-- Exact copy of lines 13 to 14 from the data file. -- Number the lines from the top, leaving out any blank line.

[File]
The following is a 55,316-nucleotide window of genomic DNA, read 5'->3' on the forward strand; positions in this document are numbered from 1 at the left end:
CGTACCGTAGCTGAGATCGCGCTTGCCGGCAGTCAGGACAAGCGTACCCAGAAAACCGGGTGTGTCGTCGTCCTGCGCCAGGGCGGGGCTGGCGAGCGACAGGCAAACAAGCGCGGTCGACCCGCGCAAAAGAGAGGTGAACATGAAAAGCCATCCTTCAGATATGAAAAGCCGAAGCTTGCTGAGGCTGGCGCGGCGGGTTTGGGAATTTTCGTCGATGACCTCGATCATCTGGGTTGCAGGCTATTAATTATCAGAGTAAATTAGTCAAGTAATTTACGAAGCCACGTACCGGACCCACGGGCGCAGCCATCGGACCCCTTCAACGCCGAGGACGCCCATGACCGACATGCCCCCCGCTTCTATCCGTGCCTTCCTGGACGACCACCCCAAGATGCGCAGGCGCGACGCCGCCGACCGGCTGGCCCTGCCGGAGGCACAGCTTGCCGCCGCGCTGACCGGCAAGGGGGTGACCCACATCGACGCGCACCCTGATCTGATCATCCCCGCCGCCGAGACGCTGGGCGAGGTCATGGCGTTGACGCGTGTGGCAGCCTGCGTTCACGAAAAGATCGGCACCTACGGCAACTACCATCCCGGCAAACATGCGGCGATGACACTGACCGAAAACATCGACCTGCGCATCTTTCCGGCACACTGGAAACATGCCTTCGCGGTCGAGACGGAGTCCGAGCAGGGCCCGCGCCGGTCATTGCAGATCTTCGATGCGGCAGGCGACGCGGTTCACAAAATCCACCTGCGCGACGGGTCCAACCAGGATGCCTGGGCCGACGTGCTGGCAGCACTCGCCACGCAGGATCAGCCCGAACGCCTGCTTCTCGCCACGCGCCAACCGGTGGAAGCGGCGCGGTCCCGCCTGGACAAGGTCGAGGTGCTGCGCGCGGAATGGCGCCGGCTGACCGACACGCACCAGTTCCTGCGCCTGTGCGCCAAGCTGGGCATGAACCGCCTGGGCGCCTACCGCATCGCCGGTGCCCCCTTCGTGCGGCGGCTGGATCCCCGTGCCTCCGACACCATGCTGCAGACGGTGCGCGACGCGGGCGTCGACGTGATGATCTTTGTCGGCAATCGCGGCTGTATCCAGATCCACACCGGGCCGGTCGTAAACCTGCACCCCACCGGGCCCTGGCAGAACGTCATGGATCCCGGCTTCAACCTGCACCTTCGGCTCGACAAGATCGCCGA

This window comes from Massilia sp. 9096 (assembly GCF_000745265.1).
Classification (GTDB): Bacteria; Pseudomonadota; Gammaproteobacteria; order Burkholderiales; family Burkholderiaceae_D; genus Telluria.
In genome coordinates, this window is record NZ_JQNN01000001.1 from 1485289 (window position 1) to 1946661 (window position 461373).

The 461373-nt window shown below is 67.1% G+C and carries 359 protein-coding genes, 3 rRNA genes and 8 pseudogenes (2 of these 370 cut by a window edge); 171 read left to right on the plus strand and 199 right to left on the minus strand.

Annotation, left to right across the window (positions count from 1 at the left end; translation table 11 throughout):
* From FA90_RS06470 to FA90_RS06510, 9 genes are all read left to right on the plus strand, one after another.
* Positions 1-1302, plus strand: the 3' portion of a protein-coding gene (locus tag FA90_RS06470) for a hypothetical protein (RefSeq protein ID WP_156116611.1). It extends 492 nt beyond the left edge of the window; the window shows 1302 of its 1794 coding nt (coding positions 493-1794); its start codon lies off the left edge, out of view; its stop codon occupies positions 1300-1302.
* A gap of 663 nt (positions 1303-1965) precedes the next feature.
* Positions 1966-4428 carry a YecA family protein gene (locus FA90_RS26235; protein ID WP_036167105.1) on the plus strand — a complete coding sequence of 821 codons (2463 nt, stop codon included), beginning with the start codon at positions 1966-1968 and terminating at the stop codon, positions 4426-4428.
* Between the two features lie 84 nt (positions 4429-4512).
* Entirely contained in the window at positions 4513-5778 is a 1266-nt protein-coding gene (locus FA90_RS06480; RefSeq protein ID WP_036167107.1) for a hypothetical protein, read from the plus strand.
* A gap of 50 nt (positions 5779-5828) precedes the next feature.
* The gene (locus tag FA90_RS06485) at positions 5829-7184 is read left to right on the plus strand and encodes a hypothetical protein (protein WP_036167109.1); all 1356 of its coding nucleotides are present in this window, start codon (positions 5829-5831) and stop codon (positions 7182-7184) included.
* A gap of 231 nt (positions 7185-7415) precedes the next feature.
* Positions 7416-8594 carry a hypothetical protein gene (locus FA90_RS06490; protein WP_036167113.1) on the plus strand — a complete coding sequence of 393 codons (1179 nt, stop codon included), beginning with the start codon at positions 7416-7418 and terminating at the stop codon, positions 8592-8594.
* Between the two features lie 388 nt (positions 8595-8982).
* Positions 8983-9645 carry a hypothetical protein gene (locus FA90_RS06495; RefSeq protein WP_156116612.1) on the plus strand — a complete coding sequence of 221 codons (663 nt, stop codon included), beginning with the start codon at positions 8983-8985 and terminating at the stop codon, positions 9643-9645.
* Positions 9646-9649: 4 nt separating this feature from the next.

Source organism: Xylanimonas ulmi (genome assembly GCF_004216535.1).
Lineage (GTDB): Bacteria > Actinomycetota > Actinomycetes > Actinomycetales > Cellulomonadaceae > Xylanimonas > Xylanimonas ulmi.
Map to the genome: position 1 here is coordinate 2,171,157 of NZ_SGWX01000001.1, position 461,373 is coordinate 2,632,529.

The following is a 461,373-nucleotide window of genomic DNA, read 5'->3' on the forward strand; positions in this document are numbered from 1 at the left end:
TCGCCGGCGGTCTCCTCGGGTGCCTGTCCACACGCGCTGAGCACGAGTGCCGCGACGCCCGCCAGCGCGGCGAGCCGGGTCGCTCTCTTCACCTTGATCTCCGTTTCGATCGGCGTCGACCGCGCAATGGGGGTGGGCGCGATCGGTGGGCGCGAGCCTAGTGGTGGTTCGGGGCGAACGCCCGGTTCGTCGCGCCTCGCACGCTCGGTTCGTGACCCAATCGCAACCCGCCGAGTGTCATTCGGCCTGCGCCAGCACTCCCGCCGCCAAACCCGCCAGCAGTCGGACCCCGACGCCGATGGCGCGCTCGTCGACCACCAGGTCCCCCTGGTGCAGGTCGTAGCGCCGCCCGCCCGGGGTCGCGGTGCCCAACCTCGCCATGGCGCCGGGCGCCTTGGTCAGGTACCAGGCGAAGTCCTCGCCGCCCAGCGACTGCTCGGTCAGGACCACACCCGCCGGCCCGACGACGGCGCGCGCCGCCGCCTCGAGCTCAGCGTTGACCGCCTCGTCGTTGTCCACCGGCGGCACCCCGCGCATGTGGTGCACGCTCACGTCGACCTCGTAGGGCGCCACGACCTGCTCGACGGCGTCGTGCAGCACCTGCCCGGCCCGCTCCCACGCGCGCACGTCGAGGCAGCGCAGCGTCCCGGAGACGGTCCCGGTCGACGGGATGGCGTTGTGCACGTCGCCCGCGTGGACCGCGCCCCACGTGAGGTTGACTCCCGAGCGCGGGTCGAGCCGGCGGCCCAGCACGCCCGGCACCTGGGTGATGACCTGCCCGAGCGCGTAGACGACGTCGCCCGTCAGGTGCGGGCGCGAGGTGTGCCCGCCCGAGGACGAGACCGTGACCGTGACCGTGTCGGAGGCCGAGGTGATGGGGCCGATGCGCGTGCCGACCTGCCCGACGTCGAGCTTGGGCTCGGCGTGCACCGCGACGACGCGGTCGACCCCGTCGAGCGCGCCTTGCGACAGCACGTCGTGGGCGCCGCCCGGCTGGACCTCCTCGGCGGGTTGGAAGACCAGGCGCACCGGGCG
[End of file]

* Entirely contained in the window at positions 4513-5778 is a 1266-nt protein-coding gene (locus FA90_RS06480; RefSeq protein ID WP_036167107.1) for a hypothetical protein, read from the plus strand.
* A gap of 50 nt (positions 5779-5828) precedes the next feature.